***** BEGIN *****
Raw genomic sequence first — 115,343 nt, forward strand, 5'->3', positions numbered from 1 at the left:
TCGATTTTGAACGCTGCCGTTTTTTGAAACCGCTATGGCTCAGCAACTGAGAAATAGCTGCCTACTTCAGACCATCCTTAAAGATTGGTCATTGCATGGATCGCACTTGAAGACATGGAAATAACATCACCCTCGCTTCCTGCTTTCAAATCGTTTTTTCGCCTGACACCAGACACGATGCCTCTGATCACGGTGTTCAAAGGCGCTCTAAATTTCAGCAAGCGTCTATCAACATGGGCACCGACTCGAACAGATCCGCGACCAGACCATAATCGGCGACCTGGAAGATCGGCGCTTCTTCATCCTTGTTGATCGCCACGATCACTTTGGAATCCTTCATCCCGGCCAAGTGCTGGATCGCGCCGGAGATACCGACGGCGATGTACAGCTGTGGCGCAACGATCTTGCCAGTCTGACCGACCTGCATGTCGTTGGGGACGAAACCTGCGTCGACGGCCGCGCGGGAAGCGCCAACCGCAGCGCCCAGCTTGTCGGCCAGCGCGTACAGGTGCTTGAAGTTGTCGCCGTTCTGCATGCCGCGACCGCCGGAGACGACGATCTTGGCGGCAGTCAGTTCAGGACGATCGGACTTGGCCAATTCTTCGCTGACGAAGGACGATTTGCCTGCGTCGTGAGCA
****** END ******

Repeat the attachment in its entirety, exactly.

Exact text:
Raw genomic sequence first — 115,343 nt, forward strand, 5'->3', positions numbered from 1 at the left:
TCGATTTTGAACGCTGCCGTTTTTTGAAACCGCTATGGCTCAGCAACTGAGAAATAGCTGCCTACTTCAGACCATCCTTAAAGATTGGTCATTGCATGGATCGCACTTGAAGACATGGAAATAACATCACCCTCGCTTCCTGCTTTCAAATCGTTTTTTCGCCTGACACCAGACACGATGCCTCTGATCACGGTGTTCAAAGGCGCTCTAAATTTCAGCAAGCGTCTATCAACATGGGCACCGACTCGAACAGATCCGCGACCAGACCATAATCGGCGACCTGGAAGATCGGCGCTTCTTCATCCTTGTTGATCGCCACGATCACTTTGGAATCCTTCATCCCGGCCAAGTGCTGGATCGCGCCGGAGATACCGACGGCGATGTACAGCTGTGGCGCAACGATCTTGCCAGTCTGACCGACCTGCATGTCGTTGGGGACGAAACCTGCGTCGACGGCCGCGCGGGAAGCGCCAACCGCAGCGCCCAGCTTGTCGGCCAGCGCGTACAGGTGCTTGAAGTTGTCGCCGTTCTGCATGCCGCGACCGCCGGAGACGACGATCTTGGCGGCAGTCAGTTCAGGACGATCGGACTTGGCCAATTCTTCGCTGACGAAGGACGATTTGCCTGCGTCGTGAGCA